Institute of Archaeology


International Design Competition Winners 'Reimagining Museums for Climate Action'

3 November 2020

The winners of the International Design Competition 'Reimagining Museums for Climate Action,' developed by the UK Arts and Humanities Research Council (AHRC) Heritage Priority Area, were announced recently.

Reimagining Museums for Climate Action international design competition

Reimagining Museums for Climate Action is an international design and ideas competition which was launched on 18 May 2020 for International Museum Day. The competition, which closed on the 15 September, challenged designers, architects, academics, artists, poets, philosophers, museum professionals and the public at large to radically (re)imagine and (re)design the museum as an institution, to help bring about more equitable and sustainable futures in the climate change era.

The competition was developed by the UK Arts and Humanities Research Council (AHRC) Heritage Priority Area, led by Rodney Harrison of the UCL Institute of Archaeology, in conjunction with Colin Sterling (also based at the UCL Institute of Archaeology) and Henry McGhie (Curating Tomorrow).

The AHRC Heritage Priority Area takes an expansive view of heritage, and aims to encourage and stimulate work that highlights intersections between natural and cultural heritage, and key global challenges. Work on the design competition was undertaken in partnership with Colin as part of his own AHRC-funded leadership fellowship project 'New Trajectories in Curatorial Experience Design', and Henry, founder of Curating Tomorrow, a consultancy which aims to help maximise the contribution that museums, the heritage sector and other organisations and sectors make to support a thriving society, economy and environment.

The competition attracted significant international attention, with 264 submissions from 48 countries. Entries were judged by an international panel of museum, architecture and design, climate change, heritage and sustainability experts who were impressed with the creativity and originality of the submissions.

The winners - eight successful teams - each receive £2,500 to develop their ideas into exhibits, which will be displayed at Glasgow Science Centre ahead of and during COP26, the United Nations Climate Change conference. COP26 is due to take place at the Scottish Event Campus in November 2021. Glasgow Science Centre, which is situated next to the SEC, will be playing a key role in the conference.

The exhibition will be accompanied by talks, workshops and other activities encouraging debate around the future role of museums and heritage in times of rapid environmental change.

According to Rodney:

the number, range and quality of the proposals we received far exceeded our hopes and expectations. The response to the competition shows how significantly the need to transform our institutions for climate action is viewed by the public, and the hopes for museums to participate in a range of different ways in this transformation. We are excited to begin working with the competition winners and Glasgow Science Centre to develop our exhibition in advance of COP26 next year".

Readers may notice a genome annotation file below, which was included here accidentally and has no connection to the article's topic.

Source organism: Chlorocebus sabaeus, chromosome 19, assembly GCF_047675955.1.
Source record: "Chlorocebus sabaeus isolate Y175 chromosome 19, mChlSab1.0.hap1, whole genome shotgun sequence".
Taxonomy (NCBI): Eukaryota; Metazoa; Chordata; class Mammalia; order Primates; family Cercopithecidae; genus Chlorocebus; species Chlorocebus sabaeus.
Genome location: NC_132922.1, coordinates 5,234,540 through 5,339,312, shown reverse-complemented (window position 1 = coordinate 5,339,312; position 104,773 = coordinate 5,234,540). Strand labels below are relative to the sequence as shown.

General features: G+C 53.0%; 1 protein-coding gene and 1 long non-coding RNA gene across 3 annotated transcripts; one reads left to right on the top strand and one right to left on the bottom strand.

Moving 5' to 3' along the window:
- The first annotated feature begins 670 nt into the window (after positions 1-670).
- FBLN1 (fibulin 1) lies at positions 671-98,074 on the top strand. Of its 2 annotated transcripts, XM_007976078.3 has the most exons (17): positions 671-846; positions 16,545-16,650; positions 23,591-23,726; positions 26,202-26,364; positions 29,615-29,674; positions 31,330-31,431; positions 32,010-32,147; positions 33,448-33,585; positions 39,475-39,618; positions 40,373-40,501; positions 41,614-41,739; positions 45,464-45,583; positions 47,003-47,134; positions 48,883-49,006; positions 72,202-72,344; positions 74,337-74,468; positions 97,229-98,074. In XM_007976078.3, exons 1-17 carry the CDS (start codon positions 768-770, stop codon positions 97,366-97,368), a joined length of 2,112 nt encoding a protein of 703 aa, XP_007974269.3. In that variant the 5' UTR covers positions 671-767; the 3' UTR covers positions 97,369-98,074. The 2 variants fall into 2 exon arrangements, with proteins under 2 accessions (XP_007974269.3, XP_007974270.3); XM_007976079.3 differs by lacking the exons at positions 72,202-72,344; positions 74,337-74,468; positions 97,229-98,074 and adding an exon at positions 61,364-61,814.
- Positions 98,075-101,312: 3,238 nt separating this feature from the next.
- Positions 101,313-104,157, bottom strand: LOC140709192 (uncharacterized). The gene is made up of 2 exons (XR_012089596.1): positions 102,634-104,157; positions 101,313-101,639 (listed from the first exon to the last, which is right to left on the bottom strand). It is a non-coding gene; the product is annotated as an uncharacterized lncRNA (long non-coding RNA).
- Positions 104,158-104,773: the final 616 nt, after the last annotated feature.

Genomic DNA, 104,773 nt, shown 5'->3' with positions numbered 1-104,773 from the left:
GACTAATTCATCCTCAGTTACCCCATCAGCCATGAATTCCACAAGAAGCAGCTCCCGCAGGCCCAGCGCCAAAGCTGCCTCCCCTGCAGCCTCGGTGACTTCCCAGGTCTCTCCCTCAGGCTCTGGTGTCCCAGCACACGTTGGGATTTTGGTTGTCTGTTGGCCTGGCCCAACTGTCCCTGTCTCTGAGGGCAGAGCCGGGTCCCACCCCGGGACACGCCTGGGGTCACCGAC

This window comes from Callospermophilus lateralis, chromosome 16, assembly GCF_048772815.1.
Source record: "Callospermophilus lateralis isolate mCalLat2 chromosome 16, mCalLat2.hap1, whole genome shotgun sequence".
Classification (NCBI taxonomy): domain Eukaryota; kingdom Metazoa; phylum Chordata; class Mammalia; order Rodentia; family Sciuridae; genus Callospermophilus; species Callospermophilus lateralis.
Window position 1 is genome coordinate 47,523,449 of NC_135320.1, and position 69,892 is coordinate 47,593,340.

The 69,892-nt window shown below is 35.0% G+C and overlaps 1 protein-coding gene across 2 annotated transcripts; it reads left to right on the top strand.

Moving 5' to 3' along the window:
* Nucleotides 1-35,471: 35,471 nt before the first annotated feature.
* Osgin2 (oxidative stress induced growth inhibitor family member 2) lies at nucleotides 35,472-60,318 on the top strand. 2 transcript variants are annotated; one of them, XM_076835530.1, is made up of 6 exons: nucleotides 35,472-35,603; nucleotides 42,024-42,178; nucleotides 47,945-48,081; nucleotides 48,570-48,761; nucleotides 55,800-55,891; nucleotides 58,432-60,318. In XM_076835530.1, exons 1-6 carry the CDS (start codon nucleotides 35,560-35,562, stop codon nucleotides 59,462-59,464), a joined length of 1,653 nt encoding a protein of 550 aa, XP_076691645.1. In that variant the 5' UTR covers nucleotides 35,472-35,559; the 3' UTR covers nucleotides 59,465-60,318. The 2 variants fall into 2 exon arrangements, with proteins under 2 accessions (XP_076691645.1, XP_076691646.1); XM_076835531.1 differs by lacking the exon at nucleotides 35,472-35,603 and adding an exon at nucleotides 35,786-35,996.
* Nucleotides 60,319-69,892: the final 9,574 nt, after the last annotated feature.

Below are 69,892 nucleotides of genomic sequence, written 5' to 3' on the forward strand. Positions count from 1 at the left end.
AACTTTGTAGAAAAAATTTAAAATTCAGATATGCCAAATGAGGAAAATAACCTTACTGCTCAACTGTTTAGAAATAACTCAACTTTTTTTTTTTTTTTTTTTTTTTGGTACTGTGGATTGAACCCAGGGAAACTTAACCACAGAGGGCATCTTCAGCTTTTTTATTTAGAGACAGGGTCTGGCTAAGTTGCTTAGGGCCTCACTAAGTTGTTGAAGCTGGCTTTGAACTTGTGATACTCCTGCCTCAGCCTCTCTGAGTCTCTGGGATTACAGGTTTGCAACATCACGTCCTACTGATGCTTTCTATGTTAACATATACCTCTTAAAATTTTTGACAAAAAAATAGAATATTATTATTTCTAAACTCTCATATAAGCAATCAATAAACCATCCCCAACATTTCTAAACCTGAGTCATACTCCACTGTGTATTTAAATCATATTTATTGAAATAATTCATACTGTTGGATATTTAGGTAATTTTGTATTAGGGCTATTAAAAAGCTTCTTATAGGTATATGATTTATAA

• Weathering With Us (Isabella Ong & Tan Wen Jun; Singapore) which imagines a new kind of contemplative museum space where climate action is materialised in the very structure and experience of the building.
  • Existances (Jairza Fernandes Rocha da Silva, Luciana Menezes de Carvalho, Nayhara J. A. Pereira Thiers Vieira, João Francisco Vitório Rodrigues, Natalino Neves da Silva & Walter Francisco Figueiredo Lowande; Brazil) which shows the power of collective knowledge in the fight against climate change, imagining a network of micro-museums embedded in and responding to the diverse cosmologies of Afro-Brasilian, Amerindian and rural communities.
  • Elephant in the Room (Design Earth: Rania Ghosn, El Hadi Jazairy, Monica Hutton & Anhong Li; USA) which offers a fantastical story in which a stuffed elephant comes to life and forces museums and wider society to confront their role in climate change.
  • Museum of Open Windows (Livia Wang; Nico Alexandroff; RESOLVE Collective: Akil Scafe-Smith, Seth Scafe-Smith, Melissa Haniff; Studio Mash: Max Martin, Angus Smith, Conor Sheehan, UK) which repurposes the existing global infrastructure of museums to support inter-community collaboration and citizen research on climate change and climate action.
  • Dundee Museum of Transport (Dundee Museum of Transport: Alexander Goodger, Katherine Southern & Peter Webber, UK) which asks how a traditional museum might evolve to address the contemporary challenge of sustainable travel in an inclusive way.
  • Story:Web (The Great North Museum:Hancock (GNM:H), Open Lab: Simon Bowen, Sarah Mander & David de la Haye; UK) which mobilises existing museum collections to empower people to curate their own climate stories, experiences and networks on a global scale.
  • A Series of Collective, Non-Statistical Evidence (pppooolll: Kamil Muhammad, Haidar El Haq, Amelia M Djaja, Gregorius Jasson & Ken Fernanda; Indonesia) which applies familiar museum practices of collecting, display and participation to imagine spaces of dialogue, where different communities come together to share and articulate their personal experiences of climate change.
  • Natural Future Museums (Takumã Kuikuro & Thiago Jesus; Brazil/UK) which asks what it would mean to confer museum status on existing Indigenous lands in forests and other places that play a key role in climate action.

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